Saturday, 10 September 2016

Review: Chocolate Cake for Breakfast by Danielle Hawkins

5 stars

My original review for this book got lost in the digital ether somewhere between Auckland and Sydney, so excuse me if this one suffers from rewrite-itis. As we all know, once a piece of writing is lost it becomes the most inspired, crucial thing since the Magna Carta, never able to matched no matter how you toil over it. Not that I'm being dramatic or anything.

Anyway, Chocolate Cake for Breakfast by Danielle Hawkins features quirky rural vet Helen McNeil. One night, escaping someone at a party, she runs into a guy called Mark and they make small talk. Only later does she realise that Mark is actually Mark Tipene, All Black and shirtless poster on the work tearoom wall. He could have any woman in New Zealand (as everyone keeps reminding Helen), but for some reason he stops by Helen's clinic and asks her out. Nor is he deterred by her on-call roster (formidable during calving season) and discussions of bovine uterine prolapse. But he's based in Auckland, and she's in the Waikato, and then something happens that throws their burgeoning relationship right off it's planned course. 

I felt like Chocolate Cake for Breakfast sat midway on the spectrum that ranges from chick-lit to contemporary romance. It was written completely from the heroine's point of view, the love scenes were closed-door, and the romantic arc saw the hero and heroine in a stable relationship for much of the book; all characteristics that I would associate more with chick-lit or 'sweet' contemporaries. 

However, in other ways, it did feel very much like a contemporary, but I'm not going to list those ways because I  promptly forgot most of them after writing them in the original review. The distinction between chick-lit and contemporary is extremely arbitrary, but I feel the to situate Chocolate Cake for Breakfast with reference to them because it felt...different than the majority of both. Somehow, the sense of fulfilment I got from reading it reminded me of those first dozen romance novels I devoured, which made me feel so gooey inside and and which still hold a special place in my heart, even if, rationally, I know that there might be nothing incredibly exceptional about them.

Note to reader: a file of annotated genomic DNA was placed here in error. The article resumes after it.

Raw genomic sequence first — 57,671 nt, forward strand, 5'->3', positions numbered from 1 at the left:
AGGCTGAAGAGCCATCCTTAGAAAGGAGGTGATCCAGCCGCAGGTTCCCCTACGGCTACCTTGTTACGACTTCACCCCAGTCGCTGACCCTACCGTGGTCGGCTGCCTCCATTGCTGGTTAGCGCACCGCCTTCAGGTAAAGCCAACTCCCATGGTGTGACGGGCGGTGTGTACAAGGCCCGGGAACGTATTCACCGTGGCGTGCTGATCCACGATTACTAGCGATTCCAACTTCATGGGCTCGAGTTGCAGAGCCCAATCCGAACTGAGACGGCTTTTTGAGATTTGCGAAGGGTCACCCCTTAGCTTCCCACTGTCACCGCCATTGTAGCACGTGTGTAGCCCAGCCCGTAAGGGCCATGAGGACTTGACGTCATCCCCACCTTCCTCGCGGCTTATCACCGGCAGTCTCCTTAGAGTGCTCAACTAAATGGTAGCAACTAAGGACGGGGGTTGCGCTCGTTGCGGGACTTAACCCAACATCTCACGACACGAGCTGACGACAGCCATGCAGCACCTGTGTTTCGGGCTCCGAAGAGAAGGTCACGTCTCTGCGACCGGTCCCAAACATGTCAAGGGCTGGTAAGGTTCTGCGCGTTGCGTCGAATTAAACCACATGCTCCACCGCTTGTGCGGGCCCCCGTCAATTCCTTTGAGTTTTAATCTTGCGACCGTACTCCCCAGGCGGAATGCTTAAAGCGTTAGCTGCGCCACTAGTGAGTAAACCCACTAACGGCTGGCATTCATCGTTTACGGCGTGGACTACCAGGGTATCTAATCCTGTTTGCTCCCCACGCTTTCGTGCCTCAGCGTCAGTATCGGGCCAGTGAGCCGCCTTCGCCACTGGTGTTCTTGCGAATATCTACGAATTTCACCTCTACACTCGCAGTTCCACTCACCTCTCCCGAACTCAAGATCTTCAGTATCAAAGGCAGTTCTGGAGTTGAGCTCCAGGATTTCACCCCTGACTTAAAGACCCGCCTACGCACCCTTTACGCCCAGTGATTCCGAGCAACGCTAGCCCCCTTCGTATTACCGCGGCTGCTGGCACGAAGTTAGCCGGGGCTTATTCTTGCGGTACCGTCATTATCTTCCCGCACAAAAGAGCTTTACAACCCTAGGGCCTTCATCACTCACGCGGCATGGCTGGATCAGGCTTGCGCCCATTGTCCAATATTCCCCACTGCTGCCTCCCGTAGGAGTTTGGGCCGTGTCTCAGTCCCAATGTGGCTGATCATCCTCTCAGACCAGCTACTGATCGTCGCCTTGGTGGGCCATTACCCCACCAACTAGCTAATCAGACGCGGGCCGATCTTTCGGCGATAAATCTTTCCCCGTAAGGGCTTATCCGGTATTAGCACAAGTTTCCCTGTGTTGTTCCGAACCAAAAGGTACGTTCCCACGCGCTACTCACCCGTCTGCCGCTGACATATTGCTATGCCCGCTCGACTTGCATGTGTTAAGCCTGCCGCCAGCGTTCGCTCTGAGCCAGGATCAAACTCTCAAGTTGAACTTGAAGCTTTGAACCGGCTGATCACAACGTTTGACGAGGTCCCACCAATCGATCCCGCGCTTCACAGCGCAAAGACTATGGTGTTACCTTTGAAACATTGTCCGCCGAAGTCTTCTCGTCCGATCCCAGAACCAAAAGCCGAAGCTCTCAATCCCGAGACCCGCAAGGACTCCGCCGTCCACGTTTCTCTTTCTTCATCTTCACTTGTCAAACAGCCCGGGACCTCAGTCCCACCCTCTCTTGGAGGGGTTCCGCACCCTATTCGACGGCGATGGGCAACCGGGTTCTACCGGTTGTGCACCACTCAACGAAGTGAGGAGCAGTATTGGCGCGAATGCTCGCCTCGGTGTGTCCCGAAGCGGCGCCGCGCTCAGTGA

I read Chocolate Cake for Breakfast in a day, driven by my love for the quirky Helen and her poignant but still comic struggle with coming to terms with an unexpected pregnancy. Her internal disquiet and insecurities surrounding her relationship with Mark and their impending parenthood were so raw and touching, and I think the lack of sugar-coating was one of the things that made the book feel so different and special. 

Helen can't understand what Mark sees in her, and feels sure that the pregnancy means that he'll stick with her just out of obligation. They develop massive communication issues that stem from the fact that they are very different people, who, because they have only been in a relationship a short time, don't understand each others' needs that well. Because the book is written from Helen's perspective, I've focused a lot more on her, but Mark was a great hero, a classic old-school Kiwi bloke with just enough new-age sensitivity thrown in. 

The fact that he's an All Black opens the field for comparisons with other rugby romances, particularly Rosalind James' well known Escape to New Zealand series. As much as I did like those, Chocoloate Cake for Breakfast feels far more organic, with New Zealand and the All Blacks undergoing far less fetishisation. This is much more made for an internal Kiwi audience, rather than people for whom New Zealand and rugby are exciting and exotic. 

Instead of having one of New Zealand's major draw-cards as a setting, here we have a fictional rural Waikato town, and the representation was both incredibly comic and spot-on. There's grumpy dairy farmers, the local pub, trips to 'big smoke' Hamilton and cousins who spot each others' cars in the local supermarket car park. 

I'm sure the way this book portrayed the familiar rhythms of life in the Waikato has impacted my rating, because it's impossible for me to separate my experience of Chocolate Cake for Breakfast with my near-constant sense of...not homesickness, exactly, but of nostalgia, longing and belonging. As a result, I've debated with myself a lot over whether I'm being rational giving this book 5 stars, especially since I 5-starred The Hating Game so recently. But, at the end of the day, when something is a 5 star book for someone, it's a 5 star book.


  1. I bought this book on your suggestion and I loved it. I felt like I was reading All Creatures Great and Small + sweet romance. I liked that they were mature characters and D. Hawkins shows that those characters DO something in life. Thanks so much for this recommendation.

    1. I'm glad you enjoyed it and I totally agree with the All Creatures Great and Small feel - I wish I'd thought of that comparison!


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